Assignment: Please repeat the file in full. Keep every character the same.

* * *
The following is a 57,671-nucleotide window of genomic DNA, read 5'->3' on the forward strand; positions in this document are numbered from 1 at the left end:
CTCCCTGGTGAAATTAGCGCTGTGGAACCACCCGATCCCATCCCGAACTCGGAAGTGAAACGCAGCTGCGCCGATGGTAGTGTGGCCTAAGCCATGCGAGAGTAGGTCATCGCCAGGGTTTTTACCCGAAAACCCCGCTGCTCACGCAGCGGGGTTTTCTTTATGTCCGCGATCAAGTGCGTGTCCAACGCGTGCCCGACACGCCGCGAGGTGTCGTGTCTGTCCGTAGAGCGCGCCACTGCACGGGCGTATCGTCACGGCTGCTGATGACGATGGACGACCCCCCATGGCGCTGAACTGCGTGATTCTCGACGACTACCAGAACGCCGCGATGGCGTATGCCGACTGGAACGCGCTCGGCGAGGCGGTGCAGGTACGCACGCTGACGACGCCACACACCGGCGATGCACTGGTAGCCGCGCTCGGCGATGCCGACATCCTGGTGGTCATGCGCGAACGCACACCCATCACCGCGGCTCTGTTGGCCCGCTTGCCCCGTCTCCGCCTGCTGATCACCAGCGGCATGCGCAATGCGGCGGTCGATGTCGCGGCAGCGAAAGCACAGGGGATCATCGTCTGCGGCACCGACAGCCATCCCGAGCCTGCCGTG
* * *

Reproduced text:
The following is a 57,671-nucleotide window of genomic DNA, read 5'->3' on the forward strand; positions in this document are numbered from 1 at the left end:
CTCCCTGGTGAAATTAGCGCTGTGGAACCACCCGATCCCATCCCGAACTCGGAAGTGAAACGCAGCTGCGCCGATGGTAGTGTGGCCTAAGCCATGCGAGAGTAGGTCATCGCCAGGGTTTTTACCCGAAAACCCCGCTGCTCACGCAGCGGGGTTTTCTTTATGTCCGCGATCAAGTGCGTGTCCAACGCGTGCCCGACACGCCGCGAGGTGTCGTGTCTGTCCGTAGAGCGCGCCACTGCACGGGCGTATCGTCACGGCTGCTGATGACGATGGACGACCCCCCATGGCGCTGAACTGCGTGATTCTCGACGACTACCAGAACGCCGCGATGGCGTATGCCGACTGGAACGCGCTCGGCGAGGCGGTGCAGGTACGCACGCTGACGACGCCACACACCGGCGATGCACTGGTAGCCGCGCTCGGCGATGCCGACATCCTGGTGGTCATGCGCGAACGCACACCCATCACCGCGGCTCTGTTGGCCCGCTTGCCCCGTCTCCGCCTGCTGATCACCAGCGGCATGCGCAATGCGGCGGTCGATGTCGCGGCAGCGAAAGCACAGGGGATCATCGTCTGCGGCACCGACAGCCATCCCGAGCCTGCCGTG